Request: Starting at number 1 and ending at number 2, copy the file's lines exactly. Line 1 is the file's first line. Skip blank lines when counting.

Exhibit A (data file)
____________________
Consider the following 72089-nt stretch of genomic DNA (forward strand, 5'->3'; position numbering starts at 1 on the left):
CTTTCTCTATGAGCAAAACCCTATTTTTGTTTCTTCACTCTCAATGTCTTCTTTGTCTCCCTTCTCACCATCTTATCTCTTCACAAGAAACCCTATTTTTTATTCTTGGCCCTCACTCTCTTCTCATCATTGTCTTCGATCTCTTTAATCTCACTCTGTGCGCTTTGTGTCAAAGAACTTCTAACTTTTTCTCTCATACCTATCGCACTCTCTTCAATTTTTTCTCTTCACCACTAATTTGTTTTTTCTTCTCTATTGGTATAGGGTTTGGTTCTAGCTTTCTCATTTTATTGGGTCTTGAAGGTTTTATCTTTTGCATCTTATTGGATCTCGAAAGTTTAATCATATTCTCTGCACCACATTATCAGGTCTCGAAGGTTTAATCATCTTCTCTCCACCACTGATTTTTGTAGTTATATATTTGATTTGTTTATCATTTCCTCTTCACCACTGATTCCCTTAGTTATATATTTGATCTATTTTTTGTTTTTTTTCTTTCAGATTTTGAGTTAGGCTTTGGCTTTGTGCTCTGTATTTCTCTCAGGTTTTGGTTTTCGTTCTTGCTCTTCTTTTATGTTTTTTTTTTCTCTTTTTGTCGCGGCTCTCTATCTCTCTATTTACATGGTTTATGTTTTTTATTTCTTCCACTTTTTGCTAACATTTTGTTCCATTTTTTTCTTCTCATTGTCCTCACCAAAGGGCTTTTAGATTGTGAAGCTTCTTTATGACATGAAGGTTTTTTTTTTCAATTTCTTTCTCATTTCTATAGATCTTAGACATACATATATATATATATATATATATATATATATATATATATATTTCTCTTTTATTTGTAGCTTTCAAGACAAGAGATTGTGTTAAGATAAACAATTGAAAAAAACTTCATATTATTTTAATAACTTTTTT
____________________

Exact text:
Consider the following 72089-nt stretch of genomic DNA (forward strand, 5'->3'; position numbering starts at 1 on the left):
CTTTCTCTATGAGCAAAACCCTATTTTTGTTTCTTCACTCTCAATGTCTTCTTTGTCTCCCTTCTCACCATCTTATCTCTTCACAAGAAACCCTATTTTTTATTCTTGGCCCTCACTCTCTTCTCATCATTGTCTTCGATCTCTTTAATCTCACTCTGTGCGCTTTGTGTCAAAGAACTTCTAACTTTTTCTCTCATACCTATCGCACTCTCTTCAATTTTTTCTCTTCACCACTAATTTGTTTTTTCTTCTCTATTGGTATAGGGTTTGGTTCTAGCTTTCTCATTTTATTGGGTCTTGAAGGTTTTATCTTTTGCATCTTATTGGATCTCGAAAGTTTAATCATATTCTCTGCACCACATTATCAGGTCTCGAAGGTTTAATCATCTTCTCTCCACCACTGATTTTTGTAGTTATATATTTGATTTGTTTATCATTTCCTCTTCACCACTGATTCCCTTAGTTATATATTTGATCTATTTTTTGTTTTTTTTCTTTCAGATTTTGAGTTAGGCTTTGGCTTTGTGCTCTGTATTTCTCTCAGGTTTTGGTTTTCGTTCTTGCTCTTCTTTTATGTTTTTTTTTTCTCTTTTTGTCGCGGCTCTCTATCTCTCTATTTACATGGTTTATGTTTTTTATTTCTTCCACTTTTTGCTAACATTTTGTTCCATTTTTTTCTTCTCATTGTCCTCACCAAAGGGCTTTTAGATTGTGAAGCTTCTTTATGACATGAAGGTTTTTTTTTTCAATTTCTTTCTCATTTCTATAGATCTTAGACATACATATATATATATATATATATATATATATATATATATATATTTCTCTTTTATTTGTAGCTTTCAAGACAAGAGATTGTGTTAAGATAAACAATTGAAAAAAACTTCATATTATTTTAATAACTTTTTT